December 16, 1898|
|Died: August 17, 1969
|May 8, 1918, for the Chicago White Sox|
|Last MLB appearance|
|July 5, 1919, for the Chicago White Sox|
|Earned run average||3.06|
|Career highlights and awards|
Frank Victor Shellenback (December 16, 1898 – August 17, 1969) was an American pitcher, pitching coach, and scout in Major League Baseball. As a pitcher, he was famous as an expert spitballer when the pitch was still legal in organized baseball; however, because Shellenback, then 21, was on a minor league roster when the spitball was outlawed after the 1919 season, he was banned from throwing the pitch in the Major Leagues. As a result, Shellenback spent 19 years (1920–38) — the remainder of his active career — throwing the spitball legally in the Pacific Coast League. He won a record 295 PCL games.
Relegated to minors by 1919 spitball ban
Shellenback was a native of Joplin, Missouri, and grew up in Los Angeles. He threw and batted right-handed and stood 6 ft 2 in (1.88 m) (188 cm) tall and weighed 200 pounds (91 kg). He became a professional baseball player during World War I and was acquired by the Chicago White Sox at age 19 during the 1918 season. In 36 American League games during 1918–19, Shellenback won 11 games and lost 15, with an earned run average of 3.06 in 2172⁄3 innings pitched. He appeared in his last MLB game on July 5, 1919, before his contract was transferred to the Minneapolis Millers of the American Association. Although Shellenback posted a 7–3 record there, because of the spitball ban and his minor league status at the time, he would never again pitch in the Majors.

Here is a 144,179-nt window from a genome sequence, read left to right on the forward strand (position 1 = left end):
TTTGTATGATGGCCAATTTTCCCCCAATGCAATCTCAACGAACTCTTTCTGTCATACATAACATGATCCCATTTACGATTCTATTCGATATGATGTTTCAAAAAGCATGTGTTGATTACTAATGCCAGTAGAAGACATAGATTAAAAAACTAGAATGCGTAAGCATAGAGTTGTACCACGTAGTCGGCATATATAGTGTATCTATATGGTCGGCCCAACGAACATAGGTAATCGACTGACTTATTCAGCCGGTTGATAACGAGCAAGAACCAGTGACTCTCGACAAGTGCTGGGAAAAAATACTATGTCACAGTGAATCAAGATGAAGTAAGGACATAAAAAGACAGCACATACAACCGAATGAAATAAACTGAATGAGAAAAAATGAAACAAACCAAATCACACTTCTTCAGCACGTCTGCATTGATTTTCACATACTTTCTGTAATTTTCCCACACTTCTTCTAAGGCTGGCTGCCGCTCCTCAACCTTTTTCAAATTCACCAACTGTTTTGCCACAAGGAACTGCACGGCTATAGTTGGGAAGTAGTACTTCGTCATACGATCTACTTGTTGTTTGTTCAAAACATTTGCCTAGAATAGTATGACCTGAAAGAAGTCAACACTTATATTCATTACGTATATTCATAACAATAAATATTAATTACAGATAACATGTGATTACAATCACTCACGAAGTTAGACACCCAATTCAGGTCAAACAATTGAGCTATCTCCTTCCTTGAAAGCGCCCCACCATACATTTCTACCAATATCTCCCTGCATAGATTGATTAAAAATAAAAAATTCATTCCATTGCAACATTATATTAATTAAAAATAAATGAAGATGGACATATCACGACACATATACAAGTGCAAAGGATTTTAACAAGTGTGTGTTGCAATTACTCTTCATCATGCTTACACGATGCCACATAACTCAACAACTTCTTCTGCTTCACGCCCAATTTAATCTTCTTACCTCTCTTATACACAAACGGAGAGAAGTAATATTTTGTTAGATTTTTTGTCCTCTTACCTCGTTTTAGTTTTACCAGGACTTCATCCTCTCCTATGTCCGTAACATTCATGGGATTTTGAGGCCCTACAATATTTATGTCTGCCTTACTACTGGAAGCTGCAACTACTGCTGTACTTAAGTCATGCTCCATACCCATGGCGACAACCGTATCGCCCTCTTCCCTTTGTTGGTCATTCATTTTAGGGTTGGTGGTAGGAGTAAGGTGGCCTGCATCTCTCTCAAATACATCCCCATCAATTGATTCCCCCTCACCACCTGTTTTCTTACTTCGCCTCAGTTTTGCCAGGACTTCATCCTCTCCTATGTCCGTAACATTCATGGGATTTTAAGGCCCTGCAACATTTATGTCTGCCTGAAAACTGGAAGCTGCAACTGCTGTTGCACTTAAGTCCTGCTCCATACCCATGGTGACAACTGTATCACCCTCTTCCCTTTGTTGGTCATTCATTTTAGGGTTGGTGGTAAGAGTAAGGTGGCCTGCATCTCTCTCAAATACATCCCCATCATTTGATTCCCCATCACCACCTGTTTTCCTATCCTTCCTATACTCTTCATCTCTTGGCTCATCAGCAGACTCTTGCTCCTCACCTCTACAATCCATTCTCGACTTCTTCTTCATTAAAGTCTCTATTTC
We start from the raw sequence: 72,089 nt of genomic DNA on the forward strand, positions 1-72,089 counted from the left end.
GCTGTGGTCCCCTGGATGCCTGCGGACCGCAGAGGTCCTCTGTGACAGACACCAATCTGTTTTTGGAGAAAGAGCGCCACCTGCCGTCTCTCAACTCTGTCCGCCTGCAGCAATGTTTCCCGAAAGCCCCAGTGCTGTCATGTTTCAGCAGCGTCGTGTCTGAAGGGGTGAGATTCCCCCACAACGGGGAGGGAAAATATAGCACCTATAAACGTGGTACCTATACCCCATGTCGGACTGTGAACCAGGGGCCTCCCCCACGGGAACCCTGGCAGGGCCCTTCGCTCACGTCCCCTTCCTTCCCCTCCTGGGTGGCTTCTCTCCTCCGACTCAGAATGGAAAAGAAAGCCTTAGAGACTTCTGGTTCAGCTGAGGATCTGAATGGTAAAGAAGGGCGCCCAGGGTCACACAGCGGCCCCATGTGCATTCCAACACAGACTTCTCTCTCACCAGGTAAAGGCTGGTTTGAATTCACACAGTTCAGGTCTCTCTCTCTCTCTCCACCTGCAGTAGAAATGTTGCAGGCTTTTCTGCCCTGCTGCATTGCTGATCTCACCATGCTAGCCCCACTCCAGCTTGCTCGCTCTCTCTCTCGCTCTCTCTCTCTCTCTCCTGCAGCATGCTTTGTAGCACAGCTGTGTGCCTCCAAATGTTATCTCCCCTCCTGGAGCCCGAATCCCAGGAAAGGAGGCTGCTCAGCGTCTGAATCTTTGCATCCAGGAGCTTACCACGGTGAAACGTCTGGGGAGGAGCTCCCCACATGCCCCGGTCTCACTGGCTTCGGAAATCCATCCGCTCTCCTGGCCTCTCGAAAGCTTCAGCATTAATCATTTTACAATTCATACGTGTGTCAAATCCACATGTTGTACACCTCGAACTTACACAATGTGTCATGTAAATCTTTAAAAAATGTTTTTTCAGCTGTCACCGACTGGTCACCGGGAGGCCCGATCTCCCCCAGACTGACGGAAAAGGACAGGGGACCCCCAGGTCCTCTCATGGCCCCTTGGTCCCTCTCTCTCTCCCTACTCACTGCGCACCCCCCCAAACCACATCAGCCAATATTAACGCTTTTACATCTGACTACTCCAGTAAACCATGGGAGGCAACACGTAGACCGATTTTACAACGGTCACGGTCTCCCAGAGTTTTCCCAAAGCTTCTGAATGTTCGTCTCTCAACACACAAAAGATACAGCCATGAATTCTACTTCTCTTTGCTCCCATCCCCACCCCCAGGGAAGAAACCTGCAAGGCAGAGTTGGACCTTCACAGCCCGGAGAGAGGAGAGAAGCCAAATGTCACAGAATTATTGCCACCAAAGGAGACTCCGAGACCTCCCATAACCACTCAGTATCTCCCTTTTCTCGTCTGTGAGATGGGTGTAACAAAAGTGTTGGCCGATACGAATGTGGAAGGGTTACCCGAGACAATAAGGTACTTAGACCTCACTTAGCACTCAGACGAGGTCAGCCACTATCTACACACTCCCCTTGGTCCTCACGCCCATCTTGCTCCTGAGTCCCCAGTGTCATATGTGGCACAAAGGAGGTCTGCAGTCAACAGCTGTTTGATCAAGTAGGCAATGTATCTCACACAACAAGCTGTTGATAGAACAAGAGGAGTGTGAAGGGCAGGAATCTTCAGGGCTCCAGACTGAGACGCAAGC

Minneapolis sent Shellenback to the Vernon Tigers of the Pacific Coast League at the close of the 1919 campaign, and Shellenback began his long career in the circuit. He would hurl for Vernon, the Sacramento Solons, Hollywood Stars, and San Diego Padres, and win more than 20 games five times, with two 18-game and three 19-game winning seasons as well. All told, as a minor league pitcher, Shellenback won 315 games and lost 192 (for a winning percentage of .621), with an ERA of 3.55 over 4,5141⁄3 innings. Shellenback's long tenure with Los Angeles-based teams even led to a brief movie career; he had roles in the comedies Fireman, Save My Child (1932) and Alibi Ike (1935). Both films starred comedian and baseball enthusiast Joe E. Brown, whose son would become known as a successful baseball executive.
Manager, coach and longtime scout
Shellenback had a long career as a manager, coach, and scout as well. In 1935, still an active pitcher, he took over the managerial reins of the Stars and moved with them to San Diego the following season. There, in 1936, he helped discover and groom one of the greatest hitters of all time, Ted Williams, who signed with the Padres as a 17-year-old pitcher-outfielder out of San Diego's Hoover High School. Williams was soon acquired by the Boston Red Sox, while Shellenback remained manager of the Padres through 1938, winning the 1937 PCL championship.
He then became a pitching coach for the St. Louis Browns (1939), Red Sox (1940–44), Detroit Tigers (1946–47), and New York Giants (1950–55), working on two pennant winners and one World Series champion with the Giants of Leo Durocher. During this time, Shellenback was elected to the Pacific Coast League Hall of Fame in 1943.
Shellenback became a Giants scout in 1956 and continued in that role until his death at age 70 in Newton, Massachusetts.
- Johnson, Lloyd, The Minor League Register. Durham, North Carolina: Baseball America, 1994
- Johnson, Lloyd, ed. The Minor League Register. Durham, North Carolina: Baseball America, 1994.